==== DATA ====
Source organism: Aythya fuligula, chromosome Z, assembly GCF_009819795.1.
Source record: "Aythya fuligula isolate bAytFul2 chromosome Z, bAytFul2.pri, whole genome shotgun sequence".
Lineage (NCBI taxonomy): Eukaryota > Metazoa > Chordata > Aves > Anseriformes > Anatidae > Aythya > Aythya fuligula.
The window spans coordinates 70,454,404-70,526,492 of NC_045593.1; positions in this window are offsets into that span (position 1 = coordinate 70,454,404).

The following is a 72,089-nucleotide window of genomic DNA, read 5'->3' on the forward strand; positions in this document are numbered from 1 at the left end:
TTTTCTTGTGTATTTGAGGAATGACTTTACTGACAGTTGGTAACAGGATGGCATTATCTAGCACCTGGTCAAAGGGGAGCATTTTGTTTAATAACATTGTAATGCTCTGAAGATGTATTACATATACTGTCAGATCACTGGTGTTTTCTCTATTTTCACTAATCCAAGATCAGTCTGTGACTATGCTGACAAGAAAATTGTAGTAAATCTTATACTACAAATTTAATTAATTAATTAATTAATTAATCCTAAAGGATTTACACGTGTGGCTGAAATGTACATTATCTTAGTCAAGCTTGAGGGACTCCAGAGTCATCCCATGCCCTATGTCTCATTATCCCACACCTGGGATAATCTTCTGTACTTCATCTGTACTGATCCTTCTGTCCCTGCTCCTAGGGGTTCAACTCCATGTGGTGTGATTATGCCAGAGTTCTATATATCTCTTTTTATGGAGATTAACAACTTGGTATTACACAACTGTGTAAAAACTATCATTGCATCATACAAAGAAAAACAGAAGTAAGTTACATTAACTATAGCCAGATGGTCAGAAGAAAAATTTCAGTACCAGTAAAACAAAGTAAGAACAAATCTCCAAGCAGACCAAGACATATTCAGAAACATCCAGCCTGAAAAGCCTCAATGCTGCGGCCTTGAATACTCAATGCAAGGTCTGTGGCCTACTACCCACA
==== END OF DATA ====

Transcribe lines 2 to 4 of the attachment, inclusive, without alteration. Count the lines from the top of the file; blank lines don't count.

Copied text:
Source record: "Aythya fuligula isolate bAytFul2 chromosome Z, bAytFul2.pri, whole genome shotgun sequence".
Lineage (NCBI taxonomy): Eukaryota > Metazoa > Chordata > Aves > Anseriformes > Anatidae > Aythya > Aythya fuligula.
The window spans coordinates 70,454,404-70,526,492 of NC_045593.1; positions in this window are offsets into that span (position 1 = coordinate 70,454,404).